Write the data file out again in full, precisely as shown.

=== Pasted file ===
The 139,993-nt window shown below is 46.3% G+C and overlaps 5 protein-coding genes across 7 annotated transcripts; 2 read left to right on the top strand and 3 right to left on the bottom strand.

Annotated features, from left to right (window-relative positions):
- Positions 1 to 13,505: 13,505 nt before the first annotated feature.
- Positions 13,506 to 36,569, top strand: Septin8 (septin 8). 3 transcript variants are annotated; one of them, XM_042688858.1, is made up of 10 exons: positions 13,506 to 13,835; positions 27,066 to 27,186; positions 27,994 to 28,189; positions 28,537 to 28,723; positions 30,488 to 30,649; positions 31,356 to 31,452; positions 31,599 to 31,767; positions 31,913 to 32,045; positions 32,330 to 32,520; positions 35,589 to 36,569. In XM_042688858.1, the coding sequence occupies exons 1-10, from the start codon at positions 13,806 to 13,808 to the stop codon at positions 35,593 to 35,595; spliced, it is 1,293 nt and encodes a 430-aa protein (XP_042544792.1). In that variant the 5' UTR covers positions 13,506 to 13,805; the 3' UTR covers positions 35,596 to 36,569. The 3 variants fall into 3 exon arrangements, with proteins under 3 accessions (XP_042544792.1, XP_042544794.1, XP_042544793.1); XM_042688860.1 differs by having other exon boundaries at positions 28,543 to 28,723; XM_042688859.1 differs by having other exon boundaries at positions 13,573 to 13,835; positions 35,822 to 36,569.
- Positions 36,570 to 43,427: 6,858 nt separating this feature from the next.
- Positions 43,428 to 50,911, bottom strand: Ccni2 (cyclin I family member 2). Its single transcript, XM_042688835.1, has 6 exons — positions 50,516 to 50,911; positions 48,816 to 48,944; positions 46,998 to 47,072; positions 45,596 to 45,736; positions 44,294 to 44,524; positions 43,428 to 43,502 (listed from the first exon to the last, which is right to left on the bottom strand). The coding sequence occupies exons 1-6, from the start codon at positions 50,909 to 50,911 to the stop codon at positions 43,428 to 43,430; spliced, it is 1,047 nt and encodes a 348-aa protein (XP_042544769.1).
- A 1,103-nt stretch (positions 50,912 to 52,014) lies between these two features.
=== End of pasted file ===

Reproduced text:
The 139,993-nt window shown below is 46.3% G+C and overlaps 5 protein-coding genes across 7 annotated transcripts; 2 read left to right on the top strand and 3 right to left on the bottom strand.

Annotated features, from left to right (window-relative positions):
- Positions 1 to 13,505: 13,505 nt before the first annotated feature.
- Positions 13,506 to 36,569, top strand: Septin8 (septin 8). 3 transcript variants are annotated; one of them, XM_042688858.1, is made up of 10 exons: positions 13,506 to 13,835; positions 27,066 to 27,186; positions 27,994 to 28,189; positions 28,537 to 28,723; positions 30,488 to 30,649; positions 31,356 to 31,452; positions 31,599 to 31,767; positions 31,913 to 32,045; positions 32,330 to 32,520; positions 35,589 to 36,569. In XM_042688858.1, the coding sequence occupies exons 1-10, from the start codon at positions 13,806 to 13,808 to the stop codon at positions 35,593 to 35,595; spliced, it is 1,293 nt and encodes a 430-aa protein (XP_042544792.1). In that variant the 5' UTR covers positions 13,506 to 13,805; the 3' UTR covers positions 35,596 to 36,569. The 3 variants fall into 3 exon arrangements, with proteins under 3 accessions (XP_042544792.1, XP_042544794.1, XP_042544793.1); XM_042688860.1 differs by having other exon boundaries at positions 28,543 to 28,723; XM_042688859.1 differs by having other exon boundaries at positions 13,573 to 13,835; positions 35,822 to 36,569.
- Positions 36,570 to 43,427: 6,858 nt separating this feature from the next.
- Positions 43,428 to 50,911, bottom strand: Ccni2 (cyclin I family member 2). Its single transcript, XM_042688835.1, has 6 exons — positions 50,516 to 50,911; positions 48,816 to 48,944; positions 46,998 to 47,072; positions 45,596 to 45,736; positions 44,294 to 44,524; positions 43,428 to 43,502 (listed from the first exon to the last, which is right to left on the bottom strand). The coding sequence occupies exons 1-6, from the start codon at positions 50,909 to 50,911 to the stop codon at positions 43,428 to 43,430; spliced, it is 1,047 nt and encodes a 348-aa protein (XP_042544769.1).
- A 1,103-nt stretch (positions 50,912 to 52,014) lies between these two features.